I remember my mum telling me that she would leave me crying in my Cot. She wasn't being intentionally cruel but was acting on the words of a health worker I think who said that once you put a child to bed you should never go back to him/her if they cry or you will be making a rod for your own back and they will never learn to settle on their own. Like you, I think this is bollocks!

My own baby didn't cry a lot but if he did I would instantly try to console him. It would have been unthinkable for me not to respond. I probably went too far the other way, because he was still refusing to sleep in his own bed at the age of 3 and would invariably end up in with me. Of course, I didn't mind a bit

It's so hard for parents to strike just the right balance but I think it's common sense that every child needs a huge amount of parental nurturing and guidance during their most formative years.
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Old 13th November 2019, 10:11
Tonkin Tonkin is offline
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Default Re: Dr Gabor Mate

Quote:
^ With the amount of abuse, neglect and violence that was either ignored or accepted as 'normal' by previous generations it's no wonder that there have been so many traumatised people about I think!
You can pass your trauma down through the generations apparently.

So if you were stressed or anxious before or during pregnancy, your kid will have those "traits".

They did that study on Holocaust survivors and how their grandchildren inherited their trauma.

Makes you think twice about having kids!
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  #16  
Old 13th November 2019, 10:49
AnxiousExtrovert AnxiousExtrovert is offline
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Default Re: Dr Gabor Mate

Quote:
Originally Posted by Avalon
I can't ever imagine leaving a child to cry and cry. When they are babies and toddlers in particular crying is the only way they are able to communicate.

I remember my mum telling me that she would leave me crying in my Cot. She wasn't being intentionally cruel but was acting on the words of a health worker I think who said that once you put a child to bed you should never go back to him/her if they cry or you will be making a rod for your own back and they will never learn to settle on their own. Like you, I think this is bollocks!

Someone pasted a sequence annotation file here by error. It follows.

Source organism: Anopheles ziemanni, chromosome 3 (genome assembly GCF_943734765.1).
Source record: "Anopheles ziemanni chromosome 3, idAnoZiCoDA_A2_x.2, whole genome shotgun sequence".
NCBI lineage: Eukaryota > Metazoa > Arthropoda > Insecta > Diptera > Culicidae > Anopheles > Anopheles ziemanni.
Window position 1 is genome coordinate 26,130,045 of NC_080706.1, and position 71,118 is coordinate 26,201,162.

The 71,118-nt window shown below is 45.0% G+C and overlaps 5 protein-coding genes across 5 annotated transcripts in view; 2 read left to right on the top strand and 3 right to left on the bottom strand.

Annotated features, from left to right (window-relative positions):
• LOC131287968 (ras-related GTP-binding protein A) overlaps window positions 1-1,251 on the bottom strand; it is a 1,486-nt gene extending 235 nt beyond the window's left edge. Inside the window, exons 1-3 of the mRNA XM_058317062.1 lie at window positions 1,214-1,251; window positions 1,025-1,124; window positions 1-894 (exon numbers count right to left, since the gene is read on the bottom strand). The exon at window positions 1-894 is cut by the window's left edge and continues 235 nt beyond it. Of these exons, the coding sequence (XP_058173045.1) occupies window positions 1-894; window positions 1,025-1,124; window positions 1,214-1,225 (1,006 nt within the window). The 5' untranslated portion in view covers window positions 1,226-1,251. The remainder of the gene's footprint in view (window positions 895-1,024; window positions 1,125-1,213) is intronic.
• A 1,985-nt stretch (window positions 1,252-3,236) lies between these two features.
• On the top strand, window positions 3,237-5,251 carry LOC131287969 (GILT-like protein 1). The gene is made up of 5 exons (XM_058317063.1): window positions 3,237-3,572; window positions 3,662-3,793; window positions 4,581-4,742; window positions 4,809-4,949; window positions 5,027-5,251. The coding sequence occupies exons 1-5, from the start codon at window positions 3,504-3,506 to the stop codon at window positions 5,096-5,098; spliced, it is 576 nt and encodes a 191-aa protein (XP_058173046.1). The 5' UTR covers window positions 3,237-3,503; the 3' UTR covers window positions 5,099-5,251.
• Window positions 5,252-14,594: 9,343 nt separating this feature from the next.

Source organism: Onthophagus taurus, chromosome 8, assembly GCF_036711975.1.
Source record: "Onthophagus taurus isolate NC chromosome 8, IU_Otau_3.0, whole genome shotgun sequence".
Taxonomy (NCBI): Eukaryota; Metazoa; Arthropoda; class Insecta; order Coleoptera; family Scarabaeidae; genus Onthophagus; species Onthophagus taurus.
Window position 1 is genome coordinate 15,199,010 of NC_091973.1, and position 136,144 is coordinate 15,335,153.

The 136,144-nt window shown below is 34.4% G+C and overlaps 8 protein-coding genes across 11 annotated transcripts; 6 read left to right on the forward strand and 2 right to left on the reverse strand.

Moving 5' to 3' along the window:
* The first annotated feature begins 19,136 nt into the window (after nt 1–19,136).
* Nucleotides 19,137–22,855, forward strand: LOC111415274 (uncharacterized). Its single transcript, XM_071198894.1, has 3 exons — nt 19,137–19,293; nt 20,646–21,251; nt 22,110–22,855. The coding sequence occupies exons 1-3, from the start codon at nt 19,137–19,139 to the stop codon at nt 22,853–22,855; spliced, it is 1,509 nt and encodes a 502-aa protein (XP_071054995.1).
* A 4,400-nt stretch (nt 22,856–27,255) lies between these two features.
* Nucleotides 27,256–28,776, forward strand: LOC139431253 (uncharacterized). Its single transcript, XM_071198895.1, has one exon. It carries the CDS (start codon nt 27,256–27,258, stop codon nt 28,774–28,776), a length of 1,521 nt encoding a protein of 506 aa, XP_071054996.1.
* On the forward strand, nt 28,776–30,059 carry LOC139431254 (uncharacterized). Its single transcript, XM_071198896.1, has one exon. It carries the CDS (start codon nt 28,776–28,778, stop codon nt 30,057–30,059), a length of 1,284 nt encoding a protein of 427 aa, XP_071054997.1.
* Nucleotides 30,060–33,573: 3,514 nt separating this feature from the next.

My own baby didn't cry a lot but if he did I would instantly try to console him. It would have been unthinkable for me not to respond. I probably went too far the other way, because he was still refusing to sleep in his own bed at the age of 3 and would invariably end up in with me. Of course, I didn't mind a bit

It's so hard for parents to strike just the right balance but I think it's common sense that every child needs a huge amount of parental nurturing and guidance during their most formative years.
Im presuming its from a similar school of thought regarding facing your fear and it starts to diminish. Im sure there is some truth in it but I think it depends on the situation.

I always remember seeing a slogan saying "whatever doesnt kill you messes you up mentally" or something to that affect which made me laugh because there can definitely be some truth to that. If whatever doesnt kill you always makes you stronger then PTSD wouldnt exist.

I think a lot of my characteristics are from my childhood regarding my anxiety. It was a very emotionally manipulative, critical and unstable atmosphere. My mother was very much wrapped in her own emotional reality. There wasnt much support or understanding if it wasnt convenient for her or fitted in with her ideas which were often very out of touch and hypocritical. It was a very regular occurrence that there would be rages and abuse and lack of love if my mother was having a bad day or struggling to cope.

But I would say that from an early age I was aware my mother and family life wasnt good or supportive for me regarding my development and the real things that affected my anxiety were issues relating to my social life that really established my thoughts that contribute to my social anxiety.
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  #17  
Old 13th November 2019, 11:41
Dougella Dougella is offline
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Default Re: Dr Gabor Mate

Quote:
Originally Posted by Tonkin
You can pass your trauma down through the generations apparently.

So if you were stressed or anxious before or during pregnancy, your kid will have those "traits".

They did that study on Holocaust survivors and how their grandchildren inherited their trauma.

Makes you think twice about having kids!
Yes I've heard that too. That's partly why I'm having none